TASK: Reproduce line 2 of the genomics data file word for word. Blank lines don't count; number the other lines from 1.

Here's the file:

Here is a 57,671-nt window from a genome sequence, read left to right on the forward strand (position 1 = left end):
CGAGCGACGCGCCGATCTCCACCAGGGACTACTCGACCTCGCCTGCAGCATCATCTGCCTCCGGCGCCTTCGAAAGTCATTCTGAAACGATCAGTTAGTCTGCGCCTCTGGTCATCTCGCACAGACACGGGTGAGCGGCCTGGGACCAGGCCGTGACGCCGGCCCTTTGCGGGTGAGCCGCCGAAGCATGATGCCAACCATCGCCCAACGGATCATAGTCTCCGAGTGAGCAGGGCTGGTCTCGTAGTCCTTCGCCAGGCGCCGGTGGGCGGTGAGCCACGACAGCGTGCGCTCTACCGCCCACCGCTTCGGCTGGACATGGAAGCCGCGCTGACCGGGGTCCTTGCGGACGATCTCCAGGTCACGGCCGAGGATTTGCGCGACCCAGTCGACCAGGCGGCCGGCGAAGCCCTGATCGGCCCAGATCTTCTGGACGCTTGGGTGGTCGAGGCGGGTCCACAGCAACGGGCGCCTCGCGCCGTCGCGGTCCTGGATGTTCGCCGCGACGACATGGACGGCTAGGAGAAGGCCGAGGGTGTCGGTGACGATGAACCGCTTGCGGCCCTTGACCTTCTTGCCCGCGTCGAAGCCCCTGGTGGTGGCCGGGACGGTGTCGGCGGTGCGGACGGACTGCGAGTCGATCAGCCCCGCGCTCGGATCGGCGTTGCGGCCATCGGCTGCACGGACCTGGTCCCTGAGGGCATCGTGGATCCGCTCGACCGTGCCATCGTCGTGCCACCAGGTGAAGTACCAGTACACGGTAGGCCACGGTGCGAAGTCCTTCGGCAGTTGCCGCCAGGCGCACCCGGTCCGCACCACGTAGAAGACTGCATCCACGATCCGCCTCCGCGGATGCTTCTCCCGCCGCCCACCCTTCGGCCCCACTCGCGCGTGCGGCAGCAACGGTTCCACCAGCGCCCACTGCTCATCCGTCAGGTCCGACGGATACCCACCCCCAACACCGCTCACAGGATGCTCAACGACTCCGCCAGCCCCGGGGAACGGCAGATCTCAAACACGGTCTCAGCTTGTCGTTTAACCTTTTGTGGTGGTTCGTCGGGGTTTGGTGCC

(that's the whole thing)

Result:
CGAGCGACGCGCCGATCTCCACCAGGGACTACTCGACCTCGCCTGCAGCATCATCTGCCTCCGGCGCCTTCGAAAGTCATTCTGAAACGATCAGTTAGTCTGCGCCTCTGGTCATCTCGCACAGACACGGGTGAGCGGCCTGGGACCAGGCCGTGACGCCGGCCCTTTGCGGGTGAGCCGCCGAAGCATGATGCCAACCATCGCCCAACGGATCATAGTCTCCGAGTGAGCAGGGCTGGTCTCGTAGTCCTTCGCCAGGCGCCGGTGGGCGGTGAGCCACGACAGCGTGCGCTCTACCGCCCACCGCTTCGGCTGGACATGGAAGCCGCGCTGACCGGGGTCCTTGCGGACGATCTCCAGGTCACGGCCGAGGATTTGCGCGACCCAGTCGACCAGGCGGCCGGCGAAGCCCTGATCGGCCCAGATCTTCTGGACGCTTGGGTGGTCGAGGCGGGTCCACAGCAACGGGCGCCTCGCGCCGTCGCGGTCCTGGATGTTCGCCGCGACGACATGGACGGCTAGGAGAAGGCCGAGGGTGTCGGTGACGATGAACCGCTTGCGGCCCTTGACCTTCTTGCCCGCGTCGAAGCCCCTGGTGGTGGCCGGGACGGTGTCGGCGGTGCGGACGGACTGCGAGTCGATCAGCCCCGCGCTCGGATCGGCGTTGCGGCCATCGGCTGCACGGACCTGGTCCCTGAGGGCATCGTGGATCCGCTCGACCGTGCCATCGTCGTGCCACCAGGTGAAGTACCAGTACACGGTAGGCCACGGTGCGAAGTCCTTCGGCAGTTGCCGCCAGGCGCACCCGGTCCGCACCACGTAGAAGACTGCATCCACGATCCGCCTCCGCGGATGCTTCTCCCGCCGCCCACCCTTCGGCCCCACTCGCGCGTGCGGCAGCAACGGTTCCACCAGCGCCCACTGCTCATCCGTCAGGTCCGACGGATACCCACCCCCAACACCGCTCACAGGATGCTCAACGACTCCGCCAGCCCCGGGGAACGGCAGATCTCAAACACGGTCTCAGCTTGTCGTTTAACCTTTTGTGGTGGTTCGTCGGGGTTTGGTGCC